Originally published: Apr 25, 2003
A few years back, we conducted one of the most painful usability studies in the history of our research. We learned some really important things, but I'm not sure the users in that study will ever forgive us.
Before that particular study, we'd noticed, when searching large web sites for information, there were some sites where users always seemed to know where to find the content. No matter what content they were seeking, every user somehow knew to make a bee-line for it. Not every site worked this way and we wanted to know what made these particular sites work so well.
We had suspected that the secret was in the links. On those sites where users consistently found their target content (the content they were seeking), we had gut feel those links were helping users more than the sites where users rarely found the target content. Unfortunately, we couldn't explain why.
For example, when we put the links side-by-side, mixing the links from successful sites with those that were not helping users, we couldn't pick out the ones that were more effective. There was something that was special about those links, but we couldn't identify the magical traits. We studied the links hard, but whatever it was just kept eluding us.
That's when we decided to conduct the Lincoln study. We named it 'Lincoln' because we were studying 'Links'. (I know -- it's a dumb name. But you have to name the project something and this name just sort of stuck.)
In the Lincoln study, we looked at sites where users frequently found their target content and sites where they didn't. We wanted to know what the difference was between the links, so we compiled two questionnaires to identify key attributes for each link.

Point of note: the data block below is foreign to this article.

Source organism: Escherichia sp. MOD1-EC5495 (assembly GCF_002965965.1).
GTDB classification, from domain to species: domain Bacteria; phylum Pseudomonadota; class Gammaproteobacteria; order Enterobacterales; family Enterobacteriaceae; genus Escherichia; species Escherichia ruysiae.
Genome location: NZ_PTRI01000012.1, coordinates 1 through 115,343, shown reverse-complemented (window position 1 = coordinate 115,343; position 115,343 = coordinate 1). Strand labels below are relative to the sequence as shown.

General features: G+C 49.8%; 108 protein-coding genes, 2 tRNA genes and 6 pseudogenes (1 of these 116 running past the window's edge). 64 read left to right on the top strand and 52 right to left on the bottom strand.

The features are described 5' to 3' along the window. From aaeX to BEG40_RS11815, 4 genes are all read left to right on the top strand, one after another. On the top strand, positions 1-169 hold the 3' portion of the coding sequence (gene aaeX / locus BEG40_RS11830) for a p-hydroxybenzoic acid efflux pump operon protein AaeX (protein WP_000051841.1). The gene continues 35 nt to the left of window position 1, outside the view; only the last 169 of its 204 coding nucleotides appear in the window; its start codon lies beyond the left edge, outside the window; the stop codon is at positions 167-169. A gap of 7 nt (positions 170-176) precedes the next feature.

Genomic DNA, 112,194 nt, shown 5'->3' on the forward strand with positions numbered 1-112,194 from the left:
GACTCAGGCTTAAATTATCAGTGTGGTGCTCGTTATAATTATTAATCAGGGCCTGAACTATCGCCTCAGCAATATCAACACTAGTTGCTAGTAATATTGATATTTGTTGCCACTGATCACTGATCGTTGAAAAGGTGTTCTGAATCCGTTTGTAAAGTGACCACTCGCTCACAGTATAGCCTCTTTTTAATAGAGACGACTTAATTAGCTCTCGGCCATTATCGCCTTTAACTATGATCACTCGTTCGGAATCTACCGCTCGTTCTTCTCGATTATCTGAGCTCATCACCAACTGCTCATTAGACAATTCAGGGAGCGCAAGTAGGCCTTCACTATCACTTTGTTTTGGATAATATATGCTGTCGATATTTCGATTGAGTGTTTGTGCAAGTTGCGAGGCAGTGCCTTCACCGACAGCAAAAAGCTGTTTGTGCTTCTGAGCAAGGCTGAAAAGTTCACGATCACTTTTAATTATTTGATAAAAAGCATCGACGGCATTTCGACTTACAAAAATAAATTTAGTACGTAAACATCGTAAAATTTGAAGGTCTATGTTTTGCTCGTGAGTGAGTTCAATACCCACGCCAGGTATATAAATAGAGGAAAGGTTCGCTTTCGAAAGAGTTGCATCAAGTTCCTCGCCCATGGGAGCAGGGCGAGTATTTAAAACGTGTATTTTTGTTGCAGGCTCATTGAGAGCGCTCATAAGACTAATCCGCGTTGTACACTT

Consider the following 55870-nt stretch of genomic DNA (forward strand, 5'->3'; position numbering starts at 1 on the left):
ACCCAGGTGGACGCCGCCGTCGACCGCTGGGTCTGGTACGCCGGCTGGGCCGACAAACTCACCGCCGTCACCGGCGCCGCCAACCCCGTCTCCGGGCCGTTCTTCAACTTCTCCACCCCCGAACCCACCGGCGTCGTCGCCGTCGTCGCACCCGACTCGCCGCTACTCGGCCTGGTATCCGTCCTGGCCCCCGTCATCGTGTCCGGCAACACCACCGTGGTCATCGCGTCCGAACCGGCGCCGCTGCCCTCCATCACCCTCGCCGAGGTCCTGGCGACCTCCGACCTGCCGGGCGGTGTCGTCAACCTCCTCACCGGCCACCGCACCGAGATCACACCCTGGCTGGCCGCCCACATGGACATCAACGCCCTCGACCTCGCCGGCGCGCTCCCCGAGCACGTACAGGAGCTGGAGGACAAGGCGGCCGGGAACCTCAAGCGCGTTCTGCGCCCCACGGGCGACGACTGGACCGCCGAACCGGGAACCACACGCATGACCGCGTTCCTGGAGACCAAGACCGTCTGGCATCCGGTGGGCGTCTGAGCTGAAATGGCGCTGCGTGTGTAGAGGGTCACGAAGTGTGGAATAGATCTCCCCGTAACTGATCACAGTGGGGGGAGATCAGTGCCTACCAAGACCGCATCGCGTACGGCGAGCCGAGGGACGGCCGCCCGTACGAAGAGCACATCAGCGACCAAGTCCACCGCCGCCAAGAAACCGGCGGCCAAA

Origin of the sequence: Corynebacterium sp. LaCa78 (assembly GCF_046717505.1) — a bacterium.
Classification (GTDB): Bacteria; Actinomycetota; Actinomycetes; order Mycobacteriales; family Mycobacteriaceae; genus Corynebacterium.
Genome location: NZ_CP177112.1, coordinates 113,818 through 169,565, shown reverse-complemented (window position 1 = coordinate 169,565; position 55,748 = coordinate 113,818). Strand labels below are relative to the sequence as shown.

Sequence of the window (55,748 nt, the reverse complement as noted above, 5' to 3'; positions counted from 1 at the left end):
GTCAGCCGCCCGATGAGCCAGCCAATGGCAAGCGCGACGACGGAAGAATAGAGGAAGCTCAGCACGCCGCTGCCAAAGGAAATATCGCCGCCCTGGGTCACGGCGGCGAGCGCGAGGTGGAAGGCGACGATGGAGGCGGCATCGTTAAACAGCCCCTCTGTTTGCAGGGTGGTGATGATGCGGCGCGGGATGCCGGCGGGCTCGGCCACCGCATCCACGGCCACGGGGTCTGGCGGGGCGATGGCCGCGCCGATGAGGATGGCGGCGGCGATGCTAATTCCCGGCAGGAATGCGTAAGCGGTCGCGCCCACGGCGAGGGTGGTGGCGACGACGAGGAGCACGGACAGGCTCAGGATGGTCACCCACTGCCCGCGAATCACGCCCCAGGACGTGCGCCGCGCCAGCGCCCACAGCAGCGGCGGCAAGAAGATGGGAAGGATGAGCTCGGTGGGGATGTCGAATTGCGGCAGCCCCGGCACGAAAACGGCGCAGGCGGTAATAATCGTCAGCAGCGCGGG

We asked each user to fill out one questionnaire before each click and another one after each click. That meant if a user clicked on 15 links to find their target content, they filled out 30 questionnaires. Fortunately, we pay our users extremely well.
Going into the study, our hypothesis was that the better sites were somehow 'telegraphing' the path to the content and users somehow knew what each link was going to bring. To test this, part of the questionnaires asked users to predict what they thought the next page would contain. On the better sites, we expected users would always know what came next.
When we compiled the results, we found users weren't any more likely to know what content was on the next page. Our theory about telegraphing was a dead-end. That wasn't the secret to good sites.
In fact, users always assumed the next page contained their target content -- no matter where they were in the site. They could be on the home page, clicking on a generic link like "Sports" or "Research" and still think the next page was going to answer their very specific question.
In our analysis of the data, we did isolate a factor we didn't expect. With each click, users told us they were more confident they would succeed on those sites where they actually did succeed. Somehow, they were predicting their success.
We measured each user's confidence with two questions. Before they clicked, we asked "Do you think clicking on this link will lead you to the info you seek?" with a 7-point scale that had the endpoints marked as "Not at all" and "Extremely Likely". After they clicked and had a quick chance to inspect the result page, we asked "Do you think this page is getting you closer to your goal?" with the same 7-point scale.